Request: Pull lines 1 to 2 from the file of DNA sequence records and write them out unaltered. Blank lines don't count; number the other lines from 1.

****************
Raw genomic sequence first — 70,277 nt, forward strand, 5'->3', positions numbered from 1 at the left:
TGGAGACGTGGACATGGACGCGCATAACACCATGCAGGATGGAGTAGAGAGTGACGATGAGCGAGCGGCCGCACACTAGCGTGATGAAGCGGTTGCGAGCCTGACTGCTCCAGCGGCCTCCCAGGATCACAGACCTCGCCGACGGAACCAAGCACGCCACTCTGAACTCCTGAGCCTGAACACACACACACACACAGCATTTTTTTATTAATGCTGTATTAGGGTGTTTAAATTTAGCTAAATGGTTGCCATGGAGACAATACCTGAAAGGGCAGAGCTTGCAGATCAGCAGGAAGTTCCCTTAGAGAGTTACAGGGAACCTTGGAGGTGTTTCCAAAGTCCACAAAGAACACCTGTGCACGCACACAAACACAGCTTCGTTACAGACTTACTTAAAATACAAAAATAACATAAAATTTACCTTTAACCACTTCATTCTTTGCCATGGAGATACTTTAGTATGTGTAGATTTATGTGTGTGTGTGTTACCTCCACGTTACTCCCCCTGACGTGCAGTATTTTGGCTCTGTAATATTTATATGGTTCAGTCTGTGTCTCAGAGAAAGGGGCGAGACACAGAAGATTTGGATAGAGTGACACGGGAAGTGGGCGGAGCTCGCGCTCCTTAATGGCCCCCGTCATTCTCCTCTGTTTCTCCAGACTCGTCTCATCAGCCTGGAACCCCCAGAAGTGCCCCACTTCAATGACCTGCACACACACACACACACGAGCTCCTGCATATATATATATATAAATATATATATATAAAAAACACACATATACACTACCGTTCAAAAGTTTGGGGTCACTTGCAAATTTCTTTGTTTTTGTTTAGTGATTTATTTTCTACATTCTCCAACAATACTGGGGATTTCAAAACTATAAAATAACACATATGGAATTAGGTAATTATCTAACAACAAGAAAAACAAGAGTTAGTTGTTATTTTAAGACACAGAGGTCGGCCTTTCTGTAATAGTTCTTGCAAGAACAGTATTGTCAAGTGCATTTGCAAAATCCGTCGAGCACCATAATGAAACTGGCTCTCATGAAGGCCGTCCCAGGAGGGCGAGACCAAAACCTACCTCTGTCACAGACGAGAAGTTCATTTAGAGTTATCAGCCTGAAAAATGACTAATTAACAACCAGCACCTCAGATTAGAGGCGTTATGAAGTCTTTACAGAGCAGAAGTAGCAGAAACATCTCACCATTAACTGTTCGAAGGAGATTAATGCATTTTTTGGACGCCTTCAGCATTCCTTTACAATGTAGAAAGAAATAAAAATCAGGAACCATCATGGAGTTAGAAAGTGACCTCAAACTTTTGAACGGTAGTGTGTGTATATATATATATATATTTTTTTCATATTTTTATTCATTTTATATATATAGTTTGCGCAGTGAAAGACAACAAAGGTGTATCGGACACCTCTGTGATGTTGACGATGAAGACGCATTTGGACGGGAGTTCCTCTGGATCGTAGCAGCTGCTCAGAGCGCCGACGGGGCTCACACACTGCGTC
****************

Raw genomic sequence first — 70,277 nt, forward strand, 5'->3', positions numbered from 1 at the left:
TGGAGACGTGGACATGGACGCGCATAACACCATGCAGGATGGAGTAGAGAGTGACGATGAGCGAGCGGCCGCACACTAGCGTGATGAAGCGGTTGCGAGCCTGACTGCTCCAGCGGCCTCCCAGGATCACAGACCTCGCCGACGGAACCAAGCACGCCACTCTGAACTCCTGAGCCTGAACACACACACACACACAGCATTTTTTTATTAATGCTGTATTAGGGTGTTTAAATTTAGCTAAATGGTTGCCATGGAGACAATACCTGAAAGGGCAGAGCTTGCAGATCAGCAGGAAGTTCCCTTAGAGAGTTACAGGGAACCTTGGAGGTGTTTCCAAAGTCCACAAAGAACACCTGTGCACGCACACAAACACAGCTTCGTTACAGACTTACTTAAAATACAAAAATAACATAAAATTTACCTTTAACCACTTCATTCTTTGCCATGGAGATACTTTAGTATGTGTAGATTTATGTGTGTGTGTGTTACCTCCACGTTACTCCCCCTGACGTGCAGTATTTTGGCTCTGTAATATTTATATGGTTCAGTCTGTGTCTCAGAGAAAGGGGCGAGACACAGAAGATTTGGATAGAGTGACACGGGAAGTGGGCGGAGCTCGCGCTCCTTAATGGCCCCCGTCATTCTCCTCTGTTTCTCCAGACTCGTCTCATCAGCCTGGAACCCCCAGAAGTGCCCCACTTCAATGACCTGCACACACACACACACACGAGCTCCTGCATATATATATATATAAATATATATATATAAAAAACACACATATACACTACCGTTCAAAAGTTTGGGGTCACTTGCAAATTTCTTTGTTTTTGTTTAGTGATTTATTTTCTACATTCTCCAACAATACTGGGGATTTCAAAACTATAAAATAACACATATGGAATTAGGTAATTATCTAACAACAAGAAAAACAAGAGTTAGTTGTTATTTTAAGACACAGAGGTCGGCCTTTCTGTAATAGTTCTTGCAAGAACAGTATTGTCAAGTGCATTTGCAAAATCCGTCGAGCACCATAATGAAACTGGCTCTCATGAAGGCCGTCCCAGGAGGGCGAGACCAAAACCTACCTCTGTCACAGACGAGAAGTTCATTTAGAGTTATCAGCCTGAAAAATGACTAATTAACAACCAGCACCTCAGATTAGAGGCGTTATGAAGTCTTTACAGAGCAGAAGTAGCAGAAACATCTCACCATTAACTGTTCGAAGGAGATTAATGCATTTTTTGGACGCCTTCAGCATTCCTTTACAATGTAGAAAGAAATAAAAATCAGGAACCATCATGGAGTTAGAAAGTGACCTCAAACTTTTGAACGGTAGTGTGTGTATATATATATATATATTTTTTTCATATTTTTATTCATTTTATATATATAGTTTGCGCAGTGAAAGACAACAAAGGTGTATCGGACACCTCTGTGATGTTGACGATGAAGACGCATTTGGACGGGAGTTCCTCTGGATCGTAGCAGCTGCTCAGAGCGCCGACGGGGCTCACACACTGCGTC